Anycubic provides a decent set of printed instructions showing how to assemble the machine. I’ve built enough of these machines to not really require the instructions, but those new to 3D printers might require them.
If I had a suggestion for Anycubic’s instructions, I would suggest using bigger diagrams that are a bit more clear, particularly for cable connections, as you will see later. The cabling diagrams are correct, but it’s not always obvious where the connection port is located.
The major part of the assembly is attaching the upper frame to the base. While many 3D printer kits just have some bolt holes, here Anycubic has milled out a trench for the frame in the base. This provides an easy way to perfectly align the frame.
Bolting together the mechanical parts of the kit ended up being very straightforward, and I was able to complete that part fairly quickly.
Perhaps the most complex part of the mechanical assembly is to mount the extrusion assembly on the X-axis carriage, and it really wasn’t hard to do at all.
When attaching the touchscreen assembly to the frame, I noticed this MicroSD card slot on the bottom of the unit. This is separate from the MicroSD card slot on the base, shown above. It turns out that the MicroSD card slot on the base is the one to use for local 3D printing, whereas this one is unused.
One of the final assembly steps is to hook up all the cables. This is usually pretty easy to do, as everything is labeled.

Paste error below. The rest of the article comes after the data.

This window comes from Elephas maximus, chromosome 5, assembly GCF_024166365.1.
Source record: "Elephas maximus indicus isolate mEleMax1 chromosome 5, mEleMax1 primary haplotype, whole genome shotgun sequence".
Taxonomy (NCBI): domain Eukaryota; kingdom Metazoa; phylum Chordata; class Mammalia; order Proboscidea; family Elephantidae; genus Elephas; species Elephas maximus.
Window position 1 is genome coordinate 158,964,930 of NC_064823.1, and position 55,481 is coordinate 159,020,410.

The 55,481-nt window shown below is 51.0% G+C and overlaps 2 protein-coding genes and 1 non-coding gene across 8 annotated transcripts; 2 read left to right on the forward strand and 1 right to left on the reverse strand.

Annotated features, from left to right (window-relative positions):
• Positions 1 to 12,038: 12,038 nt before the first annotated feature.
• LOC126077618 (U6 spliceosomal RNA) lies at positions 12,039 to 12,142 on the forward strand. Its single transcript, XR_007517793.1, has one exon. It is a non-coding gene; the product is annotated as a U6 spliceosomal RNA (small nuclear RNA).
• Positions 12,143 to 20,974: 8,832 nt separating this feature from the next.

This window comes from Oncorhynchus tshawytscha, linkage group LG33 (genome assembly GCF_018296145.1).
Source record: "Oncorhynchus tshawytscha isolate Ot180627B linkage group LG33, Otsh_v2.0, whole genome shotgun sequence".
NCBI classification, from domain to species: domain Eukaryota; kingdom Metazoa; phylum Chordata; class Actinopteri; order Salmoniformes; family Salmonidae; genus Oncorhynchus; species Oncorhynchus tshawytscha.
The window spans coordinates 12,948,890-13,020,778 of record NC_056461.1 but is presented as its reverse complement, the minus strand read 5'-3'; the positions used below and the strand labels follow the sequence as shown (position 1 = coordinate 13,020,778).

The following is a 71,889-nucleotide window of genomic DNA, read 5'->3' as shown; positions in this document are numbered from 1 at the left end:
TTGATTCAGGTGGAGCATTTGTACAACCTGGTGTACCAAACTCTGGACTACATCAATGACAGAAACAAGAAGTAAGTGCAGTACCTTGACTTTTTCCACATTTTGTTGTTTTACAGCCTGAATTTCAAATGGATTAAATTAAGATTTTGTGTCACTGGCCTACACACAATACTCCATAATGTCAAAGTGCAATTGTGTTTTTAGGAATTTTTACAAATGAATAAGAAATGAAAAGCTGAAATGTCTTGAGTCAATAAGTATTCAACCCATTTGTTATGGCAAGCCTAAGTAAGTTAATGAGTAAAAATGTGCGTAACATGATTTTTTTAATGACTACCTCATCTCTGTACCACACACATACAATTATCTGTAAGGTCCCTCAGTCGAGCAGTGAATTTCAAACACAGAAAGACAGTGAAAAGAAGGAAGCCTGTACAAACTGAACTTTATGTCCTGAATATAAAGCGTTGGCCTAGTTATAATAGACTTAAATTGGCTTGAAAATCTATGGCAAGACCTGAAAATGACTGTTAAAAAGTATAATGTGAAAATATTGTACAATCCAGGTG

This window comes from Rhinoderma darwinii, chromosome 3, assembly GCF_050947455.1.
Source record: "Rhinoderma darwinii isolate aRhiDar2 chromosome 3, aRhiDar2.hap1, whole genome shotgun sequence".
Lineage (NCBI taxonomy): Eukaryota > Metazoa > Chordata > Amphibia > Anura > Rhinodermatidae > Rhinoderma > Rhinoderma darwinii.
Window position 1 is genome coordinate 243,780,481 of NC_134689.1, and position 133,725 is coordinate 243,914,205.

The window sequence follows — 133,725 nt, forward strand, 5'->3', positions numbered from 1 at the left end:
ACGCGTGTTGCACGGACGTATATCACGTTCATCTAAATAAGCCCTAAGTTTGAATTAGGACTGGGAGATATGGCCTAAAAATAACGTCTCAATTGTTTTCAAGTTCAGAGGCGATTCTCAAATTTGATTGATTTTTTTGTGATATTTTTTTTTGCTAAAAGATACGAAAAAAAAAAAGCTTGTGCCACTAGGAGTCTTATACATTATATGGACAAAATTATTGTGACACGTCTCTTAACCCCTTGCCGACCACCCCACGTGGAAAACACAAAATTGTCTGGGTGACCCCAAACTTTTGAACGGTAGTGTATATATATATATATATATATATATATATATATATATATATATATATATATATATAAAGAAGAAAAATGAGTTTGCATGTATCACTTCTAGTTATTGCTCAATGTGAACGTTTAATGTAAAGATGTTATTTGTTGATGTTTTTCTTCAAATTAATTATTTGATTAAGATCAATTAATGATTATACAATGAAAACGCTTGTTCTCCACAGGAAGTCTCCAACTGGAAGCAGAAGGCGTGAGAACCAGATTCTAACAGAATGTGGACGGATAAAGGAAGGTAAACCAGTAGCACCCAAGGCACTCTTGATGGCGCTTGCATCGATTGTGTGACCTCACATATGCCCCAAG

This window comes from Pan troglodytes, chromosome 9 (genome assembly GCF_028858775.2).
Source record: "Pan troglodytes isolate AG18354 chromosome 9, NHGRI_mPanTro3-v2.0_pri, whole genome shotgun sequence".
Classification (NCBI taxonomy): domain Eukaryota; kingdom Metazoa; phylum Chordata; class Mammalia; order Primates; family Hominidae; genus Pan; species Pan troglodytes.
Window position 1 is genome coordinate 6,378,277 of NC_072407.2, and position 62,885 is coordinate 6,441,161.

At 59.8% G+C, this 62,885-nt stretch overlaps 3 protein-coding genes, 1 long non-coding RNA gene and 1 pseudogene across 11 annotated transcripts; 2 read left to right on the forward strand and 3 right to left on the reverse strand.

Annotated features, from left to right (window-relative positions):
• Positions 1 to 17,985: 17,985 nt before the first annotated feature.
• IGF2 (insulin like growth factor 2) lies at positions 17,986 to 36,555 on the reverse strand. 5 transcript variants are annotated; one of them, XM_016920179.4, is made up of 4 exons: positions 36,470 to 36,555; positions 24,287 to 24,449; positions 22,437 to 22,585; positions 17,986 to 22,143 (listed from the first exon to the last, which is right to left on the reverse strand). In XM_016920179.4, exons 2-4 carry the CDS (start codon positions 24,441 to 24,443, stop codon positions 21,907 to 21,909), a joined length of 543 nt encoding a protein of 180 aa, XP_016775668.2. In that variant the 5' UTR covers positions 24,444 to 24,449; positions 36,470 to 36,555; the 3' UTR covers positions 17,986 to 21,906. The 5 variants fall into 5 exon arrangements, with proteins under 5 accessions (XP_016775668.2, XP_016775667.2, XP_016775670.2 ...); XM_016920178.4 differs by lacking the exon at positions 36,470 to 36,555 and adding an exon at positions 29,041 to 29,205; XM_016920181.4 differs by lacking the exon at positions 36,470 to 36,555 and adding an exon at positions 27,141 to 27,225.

The printed instructions show, at a high level, where the cables should be attached. However, you can’t quite see exactly where the ports are located, the orientation required, or what the ports look like.
Then there was a problem: two of these cables seem to have the same label! Which “X” is the one to use? It turns out one is for the motor and one for the end-stop, but it’s not shown which is which.
This was an easy issue to figure out — the connectors are different sizes, but some newbies may be confused. The instructions and labelling should be a bit more clear.
One of the cable attachments was found underneath the X-axis motor, which might not be obvious unless you explicitly look there.
The final cable to attach was the main cable to the hot end and extruder. The cable plugged in easily, but I was having trouble placing the plastic cover over the plug. I realized that the cover was somehow on the cable backwards!
Fortunately it was a simple matter to unclip the cover and replace it in the correct orientation. Please note that I was testing a very early release of this machine, before it was shipped to customers. It’s very likely these issues have been resolved at this time.
These clips were new to me. Normally a 3D printer of this style will use standard tie wraps to hold the cable bundle neatly together. However, instead of tie wraps, Anycubic has included these twisty clips.
These clips are brilliant! They tightly hold the cable bundle together, yet are simple to remove. In the future if maintenance is required I won’t be cutting tie wraps at all — instead I will simply unclip these and reuse them afterwards. These clips should be a standard feature on all desktop 3D printers.
Finally, before any power is applied you must ensure that the voltage setting on the power supply is correct for your region. If you don’t set it properly, you risk damage to your Kobra 2.